Culture and Consensus – an African story

Culture can be a significant factor in whether or not consensus building can be effective. Some cultures support community developed and own decisions. Others favour individuals and the exercise of power by a minority over the majority. In this post we have an honest interview with Rev Dr Paul Mpongo from the Presbyterian Church in Congo.

TC:       Paul please tell us about your role in the church.

PM:      I am Deputy Legal Representative of the Presbyterian Church in Congo living in Kinshasa. I am also pastoring a small church congregation and teaching as Professor of Ethics and Theology in three universities.

TC:       What are some of the particular challenges that face the country and church in the Congo?

PM:      The Democratic Republic of the Congo has a long and continuing history of civil war. Pervasive poverty means that 80% of its primary and secondary school buildings are in a very needy state. Poverty also prevents schools from providing books, desks, teacher training, equipment like chalkboards and scholarships for girls and orphans. Congo, currently ranks near the bottom of the United Nations Human Development Index. This is a measure of life expectancy, education and income per capita. Life is very difficult for many people and the churches try their best to improve the lives of people through education and health services.

TC:      You responded by email to me after a post about having the courage to move away from power to relationships. How do you see power operating in the churches in Africa?

PM:      Conflict in the African church is coming from the need for power, the love of money and tribalism. Power is the way that people get money, the way that they control things to get what they want.

In Africa tribal loyalties and hierarchy is very strong so people who have high standing expect power as their right. It goes against the dominant culture in tribal societies to give up power.

TC:       What other factors in Africa encourage people to cling to power?

MP:      Everyone wants to be bishop and a small god.

In Africa it is complicated to do consensus because democracy is not strong . Democracy does not have deep roots in Africa. Also much of the teaching that has been received, including in the churches, has emphasised the idea of strong leadership.

TC:       In a culture where there are many injustices, and power is the way of the world and the church, it must be very hard to talk about building consensus.

MP:      Many people in Africa – whether educated or illiterate – take over majority strategy as the way to deal with injustices and tribalism. This is what they know from their life experience. This is normal in our society. If people have power they get what they want. If they do not have power they often suffer.

Consensus has a great problem to fit with this mind. It is not a familiar idea in our culture.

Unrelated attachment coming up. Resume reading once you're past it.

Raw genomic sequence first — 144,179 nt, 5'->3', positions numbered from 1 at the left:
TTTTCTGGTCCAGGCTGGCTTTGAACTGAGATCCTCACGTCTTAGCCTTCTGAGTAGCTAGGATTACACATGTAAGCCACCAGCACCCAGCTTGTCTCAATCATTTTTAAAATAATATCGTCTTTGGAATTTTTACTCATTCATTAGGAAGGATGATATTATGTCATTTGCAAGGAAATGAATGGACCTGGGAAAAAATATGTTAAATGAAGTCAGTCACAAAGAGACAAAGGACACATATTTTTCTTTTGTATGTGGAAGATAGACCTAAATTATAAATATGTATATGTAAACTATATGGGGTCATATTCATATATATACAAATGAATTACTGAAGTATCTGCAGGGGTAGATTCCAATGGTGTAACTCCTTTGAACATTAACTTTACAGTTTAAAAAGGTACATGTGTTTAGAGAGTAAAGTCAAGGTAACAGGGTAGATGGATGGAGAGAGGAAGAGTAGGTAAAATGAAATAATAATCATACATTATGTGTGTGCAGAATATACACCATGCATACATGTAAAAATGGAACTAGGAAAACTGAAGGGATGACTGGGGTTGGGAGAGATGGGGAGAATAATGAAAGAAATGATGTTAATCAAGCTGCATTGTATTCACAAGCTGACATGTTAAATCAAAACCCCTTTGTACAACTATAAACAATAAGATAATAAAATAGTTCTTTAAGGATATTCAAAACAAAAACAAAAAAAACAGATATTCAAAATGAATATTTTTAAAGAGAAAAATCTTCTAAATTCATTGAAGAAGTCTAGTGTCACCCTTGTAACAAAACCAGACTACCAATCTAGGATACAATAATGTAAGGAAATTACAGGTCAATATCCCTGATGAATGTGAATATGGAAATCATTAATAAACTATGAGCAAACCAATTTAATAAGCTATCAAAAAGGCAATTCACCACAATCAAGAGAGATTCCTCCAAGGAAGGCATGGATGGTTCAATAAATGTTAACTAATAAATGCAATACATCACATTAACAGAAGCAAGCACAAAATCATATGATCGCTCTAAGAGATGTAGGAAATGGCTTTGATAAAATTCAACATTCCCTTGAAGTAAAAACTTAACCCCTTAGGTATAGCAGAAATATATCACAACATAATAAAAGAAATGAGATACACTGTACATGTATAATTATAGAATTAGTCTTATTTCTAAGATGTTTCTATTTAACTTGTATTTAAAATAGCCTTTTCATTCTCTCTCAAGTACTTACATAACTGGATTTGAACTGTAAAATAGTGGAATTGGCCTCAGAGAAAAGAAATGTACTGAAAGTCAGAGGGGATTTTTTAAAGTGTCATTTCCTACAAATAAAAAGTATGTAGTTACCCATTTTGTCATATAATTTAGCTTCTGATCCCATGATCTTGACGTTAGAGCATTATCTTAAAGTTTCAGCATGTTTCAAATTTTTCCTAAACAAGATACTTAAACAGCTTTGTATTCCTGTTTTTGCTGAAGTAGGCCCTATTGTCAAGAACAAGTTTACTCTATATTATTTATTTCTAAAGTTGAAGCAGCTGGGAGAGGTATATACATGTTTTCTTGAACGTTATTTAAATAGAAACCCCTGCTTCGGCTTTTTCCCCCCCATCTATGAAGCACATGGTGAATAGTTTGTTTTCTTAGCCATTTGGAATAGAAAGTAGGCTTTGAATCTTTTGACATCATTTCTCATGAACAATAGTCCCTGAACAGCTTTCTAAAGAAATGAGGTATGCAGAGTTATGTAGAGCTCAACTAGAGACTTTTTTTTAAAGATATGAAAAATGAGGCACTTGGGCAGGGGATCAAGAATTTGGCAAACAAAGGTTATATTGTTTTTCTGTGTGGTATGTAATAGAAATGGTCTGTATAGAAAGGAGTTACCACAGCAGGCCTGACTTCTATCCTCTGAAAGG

TC:       Is change possible in the African context?

PM:      It is hard in Africa to come up to this mind.

We need more understanding from the perspective of God’s love than human rights and cultures. In the church we know that God’s ways are not like human ways. We need to look in the Scriptures and the witness of the early church to find encouragement and models for how to live without the power relationships of our human culture.

Church policy of consensus needs love and binding to others as members in the body of Christ. If we see each other as one body, serving the one cause of Jesus Christ we might change. Love and concern for all is the key.

TC:       Is it possible in Africa that people will give up power in favour of relationships?

PM:      The power of Jesus’ Spirit is strong and powerful to overcome our human limits.

We need courage to love each other and to accept each other. God calls us to love each other. We need to give this the highest priority. Exercising power over people must not be the first thing in our relationships in the church.

TC:       It sounds like it is very hard in the African church to deal with power.

PM:      Yes it is. But we must have the courage to be of a strong faith – which cannot go back and never fail because of hardship.

The courage required can also mean that the leader must have the will to leave the leadership post – even if people do not like you to quit.

TC:       Paul, do you have hope that relationships can take priority over the exercise of power in the churches in Africa?

MP:      I believe with the heart of love and humility, everything will be fine
in our churches.

A very special thanks to Dr Mpongo who has generously contacted me many times about our posts on this website. I encourage everyone to offer comments in the comments section at the end of every post.

When to use a facilitator

Situations that deserve a third party facilitator

Determining when you need a neutral third party facilitator is an important leadership task.  In times of transition or in situations where the stakes are high, inviting a third party to facilitate a process with your group can make a positive difference.  Facilitators can model the skillsets necessary for your group to improve their interactions with one another.